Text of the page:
AARP awards community grants to three Massachusetts organizations as part of record-breaking year for nationwide program

Posted on 08/20/20 by Cindy Campbell

Communities across Massachusetts are working each and every day to become more livable for residents of all ages.

In support of that work, AARP is excited to announce the largest number of grantees and funds to-date through the Community Challenge grant program. These “quick action” grants are being distributed to 184 organizations across all 50 states, Washington D.C, Puerto Rico and the U.S. Virgin Islands.

The Community Challenge funds innovative projects that inspire change in areas such as transportation, public spaces, housing, smart cities, civic engagement, coronavirus response and more.

AARP Massachusetts is incredibly proud to have three] grantees right here in our state. Our goal is to support their efforts to create great places for people of all backgrounds, ages and abilities and the coronavirus pandemic has only underscored the importance of this work.

Here in Massachusetts, these exciting and diverse projects were funded:

  • Beverly Main Streets:  Awarded $10,000 to supply 50 senior residents with raised garden beds to be installed and planted with flowers and vegetable plants in front of their homes. To combat social isolation, seniors will also be matched with local families who will visit and assist with gardening.
  • City of Greenfield:  Awarded $22,000 to transform a parking lot into a vibrant pocket park and community gathering spot in the center of downtown. Plans include the creation of a rain garden, a new bench at an existing bus stop, a chess table with chairs, and a bike pump/repair station.
  • Dudley Street Neighborhood Initiative: Awarded $10,000 to create dynamic virtual spaces for intergenerational dialogue so that residents can connect online to address community issues, attend workshops and join support groups.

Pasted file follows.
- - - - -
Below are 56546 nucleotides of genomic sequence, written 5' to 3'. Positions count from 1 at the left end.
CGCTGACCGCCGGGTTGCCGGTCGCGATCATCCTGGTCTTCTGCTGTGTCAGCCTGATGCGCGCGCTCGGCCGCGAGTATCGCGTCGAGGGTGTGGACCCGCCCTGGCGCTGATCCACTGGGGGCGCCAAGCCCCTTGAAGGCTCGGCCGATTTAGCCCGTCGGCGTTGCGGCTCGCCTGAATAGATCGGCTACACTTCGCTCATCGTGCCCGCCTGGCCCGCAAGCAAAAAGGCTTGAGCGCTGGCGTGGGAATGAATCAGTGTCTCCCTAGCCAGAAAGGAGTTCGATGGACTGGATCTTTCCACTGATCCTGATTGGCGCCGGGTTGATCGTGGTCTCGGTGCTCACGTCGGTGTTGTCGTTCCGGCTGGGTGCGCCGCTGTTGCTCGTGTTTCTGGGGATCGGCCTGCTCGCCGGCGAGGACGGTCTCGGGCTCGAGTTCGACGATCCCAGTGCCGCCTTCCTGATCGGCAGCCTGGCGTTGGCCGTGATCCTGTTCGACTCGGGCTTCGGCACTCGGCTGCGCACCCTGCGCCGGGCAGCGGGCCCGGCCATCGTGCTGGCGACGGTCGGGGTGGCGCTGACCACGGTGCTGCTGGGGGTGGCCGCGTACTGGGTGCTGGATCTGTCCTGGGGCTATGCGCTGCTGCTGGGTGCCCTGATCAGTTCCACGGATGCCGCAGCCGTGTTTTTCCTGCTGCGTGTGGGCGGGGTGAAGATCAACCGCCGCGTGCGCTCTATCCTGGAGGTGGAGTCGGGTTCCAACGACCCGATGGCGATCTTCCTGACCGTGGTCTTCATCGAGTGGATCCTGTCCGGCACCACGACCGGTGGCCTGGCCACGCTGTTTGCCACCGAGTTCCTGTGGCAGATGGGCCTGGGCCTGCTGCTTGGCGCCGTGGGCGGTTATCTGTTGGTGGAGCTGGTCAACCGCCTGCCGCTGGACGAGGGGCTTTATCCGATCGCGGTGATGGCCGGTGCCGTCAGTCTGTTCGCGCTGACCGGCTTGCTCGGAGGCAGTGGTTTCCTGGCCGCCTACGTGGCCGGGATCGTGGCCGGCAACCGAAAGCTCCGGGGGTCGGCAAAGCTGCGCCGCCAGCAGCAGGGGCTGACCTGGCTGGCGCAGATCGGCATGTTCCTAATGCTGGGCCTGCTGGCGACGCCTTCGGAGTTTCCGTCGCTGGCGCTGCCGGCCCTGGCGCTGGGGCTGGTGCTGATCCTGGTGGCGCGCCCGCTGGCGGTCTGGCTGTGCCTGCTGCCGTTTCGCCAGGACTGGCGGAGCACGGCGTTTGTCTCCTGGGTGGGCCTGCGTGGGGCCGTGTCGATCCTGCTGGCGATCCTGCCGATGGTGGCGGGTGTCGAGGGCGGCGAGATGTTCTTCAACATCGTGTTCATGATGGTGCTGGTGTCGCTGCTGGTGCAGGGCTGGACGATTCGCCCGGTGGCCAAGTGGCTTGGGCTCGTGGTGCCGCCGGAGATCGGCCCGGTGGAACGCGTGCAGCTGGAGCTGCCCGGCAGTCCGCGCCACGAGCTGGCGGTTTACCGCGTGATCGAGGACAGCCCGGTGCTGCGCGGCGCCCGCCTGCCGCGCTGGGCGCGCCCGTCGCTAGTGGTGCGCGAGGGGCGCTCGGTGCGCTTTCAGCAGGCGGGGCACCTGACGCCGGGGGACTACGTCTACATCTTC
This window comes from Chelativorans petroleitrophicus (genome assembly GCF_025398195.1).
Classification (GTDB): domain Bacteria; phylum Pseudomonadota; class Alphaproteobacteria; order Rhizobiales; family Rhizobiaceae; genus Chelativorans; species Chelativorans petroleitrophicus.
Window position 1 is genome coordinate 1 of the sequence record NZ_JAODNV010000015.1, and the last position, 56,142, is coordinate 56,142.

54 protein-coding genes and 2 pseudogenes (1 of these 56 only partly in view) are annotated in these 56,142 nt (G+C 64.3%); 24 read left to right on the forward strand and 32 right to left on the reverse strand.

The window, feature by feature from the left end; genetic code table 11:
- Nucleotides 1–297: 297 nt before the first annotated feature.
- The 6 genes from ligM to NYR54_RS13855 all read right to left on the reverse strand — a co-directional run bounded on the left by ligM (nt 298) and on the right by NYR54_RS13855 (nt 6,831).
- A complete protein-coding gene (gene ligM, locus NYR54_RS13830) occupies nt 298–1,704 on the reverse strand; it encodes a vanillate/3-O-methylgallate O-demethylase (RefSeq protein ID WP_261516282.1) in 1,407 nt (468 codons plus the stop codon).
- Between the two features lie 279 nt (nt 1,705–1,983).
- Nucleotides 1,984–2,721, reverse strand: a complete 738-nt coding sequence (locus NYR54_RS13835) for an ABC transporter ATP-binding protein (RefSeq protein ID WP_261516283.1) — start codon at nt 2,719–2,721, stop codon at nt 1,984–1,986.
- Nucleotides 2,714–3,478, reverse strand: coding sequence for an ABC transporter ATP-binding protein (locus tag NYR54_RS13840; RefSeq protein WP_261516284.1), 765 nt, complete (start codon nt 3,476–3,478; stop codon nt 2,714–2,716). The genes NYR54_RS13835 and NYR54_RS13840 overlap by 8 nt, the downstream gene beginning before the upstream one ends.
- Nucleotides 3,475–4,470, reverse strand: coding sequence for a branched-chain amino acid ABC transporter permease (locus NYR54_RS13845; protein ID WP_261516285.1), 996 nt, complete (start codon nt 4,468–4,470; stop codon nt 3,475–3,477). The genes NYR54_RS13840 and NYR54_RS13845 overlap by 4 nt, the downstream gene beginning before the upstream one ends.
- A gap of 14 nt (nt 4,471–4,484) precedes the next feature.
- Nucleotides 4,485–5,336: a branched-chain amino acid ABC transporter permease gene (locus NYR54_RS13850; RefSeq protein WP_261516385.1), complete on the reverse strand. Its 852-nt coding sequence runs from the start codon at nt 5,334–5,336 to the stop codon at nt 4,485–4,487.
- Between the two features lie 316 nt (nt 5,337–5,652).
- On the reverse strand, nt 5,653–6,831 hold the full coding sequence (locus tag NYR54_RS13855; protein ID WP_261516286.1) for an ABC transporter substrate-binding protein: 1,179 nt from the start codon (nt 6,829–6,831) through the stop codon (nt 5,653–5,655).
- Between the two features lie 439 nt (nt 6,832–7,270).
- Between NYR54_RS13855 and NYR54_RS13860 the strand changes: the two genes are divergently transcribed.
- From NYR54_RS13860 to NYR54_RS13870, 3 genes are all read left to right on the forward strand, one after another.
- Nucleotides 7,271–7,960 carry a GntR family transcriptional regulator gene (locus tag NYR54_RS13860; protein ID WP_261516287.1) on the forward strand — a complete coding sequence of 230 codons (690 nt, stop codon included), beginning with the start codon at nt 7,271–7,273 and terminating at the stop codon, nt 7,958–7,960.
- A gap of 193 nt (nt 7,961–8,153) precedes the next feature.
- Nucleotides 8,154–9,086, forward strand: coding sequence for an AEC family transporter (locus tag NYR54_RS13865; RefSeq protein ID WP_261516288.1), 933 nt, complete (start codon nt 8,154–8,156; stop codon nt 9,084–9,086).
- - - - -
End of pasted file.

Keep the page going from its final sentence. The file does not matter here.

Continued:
The Community Challenge is part of AARP’s nationwide work on livable communities, which supports the efforts of neighborhoods, towns, cities and counties across the country to become great places for all residents. We believe that communities should provide safe, walkable streets; affordable and accessible housing and transportation options; access to needed services; and opportunities for residents to participate in community life.

To learn more about the work being funded by the AARP Community Challenge both here in Massachusetts as well as across the nation, visit aarp.org/CommunityChallenge. You can also view an interactive map of all of the Community Challenge projects and AARP Massachusetts' livable communities work at aarp.org/livable.

This story is provided by AARP Massachusetts. Visit the AARP Massachusetts page for more news, events, and programs affecting retirement, health care, and more.

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You can find CDC’s latest coronavirus information at cdc.gov/coronavirus; AARP information and resources are at aarp.org/coronavirus. En español, visite aarp.org/elcoronavirus.